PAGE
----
Lumps and bumps can be a normal part of life for any dog, especially when they hit their middle or golden years. Thankfully, many of these lumps are benign and cause no problem whatsoever. But unfortunately, just like people, dogs can get cancer in and under their skin. The most common type of skin cancer in dogs is a mast cell tumor (MCT), alternatively, mast cell sarcoma or mastocytoma. They can often be successfully treated if caught early enough and dealt with aggressively, so owners need to be on the lookout. Let’s dive in to learn more about mast cells and what to do when they misbehave.
Discovering that your dog has cancer is not easy. You want your pup to be as healthy as possible and take the necessary steps to help keep them comfortable. Unfortunately, it’s fairly expensive to cover your dog’s cancer treatment. Some pet insurance companies even cover cancer.
Fear sets in when you feel a lump or bump on your dog that you haven’t felt before. Thoughts of your dog having a tumor take over. But keep in mind that growths and masses are common with dogs, and not all dog tumors are cancerous. We’ll help answer some of your questions about the signs, symptoms, and types of tumors in dogs, as well as what to expect when you see your veterinarian — a prompt vet appointment is important with any abnormal mass or growth you notice on your dog.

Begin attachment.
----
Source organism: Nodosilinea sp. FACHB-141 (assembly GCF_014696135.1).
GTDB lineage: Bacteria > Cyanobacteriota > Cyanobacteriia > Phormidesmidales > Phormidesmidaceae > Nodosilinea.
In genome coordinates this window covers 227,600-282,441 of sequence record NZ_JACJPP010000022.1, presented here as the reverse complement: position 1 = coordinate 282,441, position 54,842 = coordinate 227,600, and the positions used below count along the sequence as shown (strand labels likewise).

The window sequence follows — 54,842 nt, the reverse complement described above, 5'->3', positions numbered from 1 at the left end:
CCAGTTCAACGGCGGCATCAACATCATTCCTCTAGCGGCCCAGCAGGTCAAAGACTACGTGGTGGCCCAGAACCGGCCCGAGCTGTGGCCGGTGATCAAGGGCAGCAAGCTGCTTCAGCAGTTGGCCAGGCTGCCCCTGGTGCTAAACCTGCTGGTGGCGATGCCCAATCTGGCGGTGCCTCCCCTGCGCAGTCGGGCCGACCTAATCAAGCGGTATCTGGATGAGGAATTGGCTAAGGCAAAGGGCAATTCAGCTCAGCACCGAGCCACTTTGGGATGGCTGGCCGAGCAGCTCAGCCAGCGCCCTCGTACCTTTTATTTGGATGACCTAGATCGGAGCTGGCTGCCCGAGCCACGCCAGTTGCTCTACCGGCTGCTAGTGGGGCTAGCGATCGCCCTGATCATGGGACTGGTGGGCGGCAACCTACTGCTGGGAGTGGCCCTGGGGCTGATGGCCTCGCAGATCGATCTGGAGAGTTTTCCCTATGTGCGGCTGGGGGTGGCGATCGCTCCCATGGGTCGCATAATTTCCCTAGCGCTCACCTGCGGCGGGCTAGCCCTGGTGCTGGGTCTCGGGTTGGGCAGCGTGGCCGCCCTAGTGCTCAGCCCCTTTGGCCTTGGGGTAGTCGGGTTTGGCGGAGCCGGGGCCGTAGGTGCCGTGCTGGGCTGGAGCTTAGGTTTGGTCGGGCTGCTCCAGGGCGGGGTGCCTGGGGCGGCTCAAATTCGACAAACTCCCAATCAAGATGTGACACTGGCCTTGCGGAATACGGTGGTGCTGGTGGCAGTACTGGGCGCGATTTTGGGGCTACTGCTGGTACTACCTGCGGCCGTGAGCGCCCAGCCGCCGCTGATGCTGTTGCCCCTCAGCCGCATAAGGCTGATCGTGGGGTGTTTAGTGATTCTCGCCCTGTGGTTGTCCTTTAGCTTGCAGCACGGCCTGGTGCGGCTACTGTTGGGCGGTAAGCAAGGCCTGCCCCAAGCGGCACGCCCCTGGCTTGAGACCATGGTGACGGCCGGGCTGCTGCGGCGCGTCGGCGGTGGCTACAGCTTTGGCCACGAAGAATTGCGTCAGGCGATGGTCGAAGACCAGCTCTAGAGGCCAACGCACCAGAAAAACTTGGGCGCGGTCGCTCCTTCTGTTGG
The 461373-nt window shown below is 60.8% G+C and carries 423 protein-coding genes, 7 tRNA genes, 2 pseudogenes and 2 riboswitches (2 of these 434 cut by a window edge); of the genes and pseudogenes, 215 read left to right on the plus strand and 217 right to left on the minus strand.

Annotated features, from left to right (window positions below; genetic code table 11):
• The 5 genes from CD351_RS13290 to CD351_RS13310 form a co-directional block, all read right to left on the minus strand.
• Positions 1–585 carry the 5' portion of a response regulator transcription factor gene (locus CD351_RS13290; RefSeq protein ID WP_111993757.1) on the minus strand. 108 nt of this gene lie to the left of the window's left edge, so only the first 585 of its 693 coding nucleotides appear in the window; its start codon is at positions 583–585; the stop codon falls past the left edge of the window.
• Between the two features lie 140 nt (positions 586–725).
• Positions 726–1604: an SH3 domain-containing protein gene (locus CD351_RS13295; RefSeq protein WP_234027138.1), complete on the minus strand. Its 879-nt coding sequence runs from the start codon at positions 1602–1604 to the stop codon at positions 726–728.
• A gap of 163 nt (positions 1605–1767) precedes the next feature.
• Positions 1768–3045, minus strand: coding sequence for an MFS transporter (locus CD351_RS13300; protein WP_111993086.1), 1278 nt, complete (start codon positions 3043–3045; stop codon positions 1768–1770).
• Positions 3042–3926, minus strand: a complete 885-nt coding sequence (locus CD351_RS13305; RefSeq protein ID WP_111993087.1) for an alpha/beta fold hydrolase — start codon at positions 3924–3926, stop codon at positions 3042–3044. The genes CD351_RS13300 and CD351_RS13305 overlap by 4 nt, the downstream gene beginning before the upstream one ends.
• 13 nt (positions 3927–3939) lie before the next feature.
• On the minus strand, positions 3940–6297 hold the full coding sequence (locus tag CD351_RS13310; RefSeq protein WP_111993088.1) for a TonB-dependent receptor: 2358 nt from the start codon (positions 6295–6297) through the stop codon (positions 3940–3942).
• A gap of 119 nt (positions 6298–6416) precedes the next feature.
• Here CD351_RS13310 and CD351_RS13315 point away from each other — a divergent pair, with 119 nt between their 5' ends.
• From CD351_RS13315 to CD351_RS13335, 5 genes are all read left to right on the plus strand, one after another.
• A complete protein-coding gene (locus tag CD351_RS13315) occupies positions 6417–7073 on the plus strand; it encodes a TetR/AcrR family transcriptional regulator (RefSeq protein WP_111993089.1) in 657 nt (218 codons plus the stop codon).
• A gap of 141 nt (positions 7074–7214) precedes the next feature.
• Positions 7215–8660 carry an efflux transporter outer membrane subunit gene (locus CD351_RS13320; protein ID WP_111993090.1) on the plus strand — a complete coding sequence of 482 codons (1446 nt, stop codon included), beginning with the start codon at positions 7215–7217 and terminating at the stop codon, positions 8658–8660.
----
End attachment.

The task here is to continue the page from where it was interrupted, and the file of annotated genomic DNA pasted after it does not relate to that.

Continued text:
My wife and I have a dog, and I know the last thing in the world she wants to think about is our pup ever getting cancer. The thought of it can be so upsetting to us that we can blind ourselves and look the other way when it comes to our dogs’ health. Sometimes the warning signs are obvious – like large growths on the outside of their bodies. Other times, cancers can show up in unexpected ways.
No two dogs are alike. Likewise, no two dog breeds are alike, especially when it comes to their health. Dog health problems range from infections to cancers, and it’s up to you as pet parents to keep your companions happy and healthy by understanding some common dog illnesses and diseases. See below for the most common types of dog health issues, and make sure to take immediate action if you think something serious is wrong with your dog.
As a 27-year-old mother of two seniors, I have slowly begun to accept the unavoidable truth that my babies are all grown up. When we first switched our boys to senior dog food, I was emotional (well, I cried) and as a social worker my first instinct was, Pet stores really should have support staff on hand for this kind of thing! I know I’m not the only one who has underestimated how emotional this transition would be…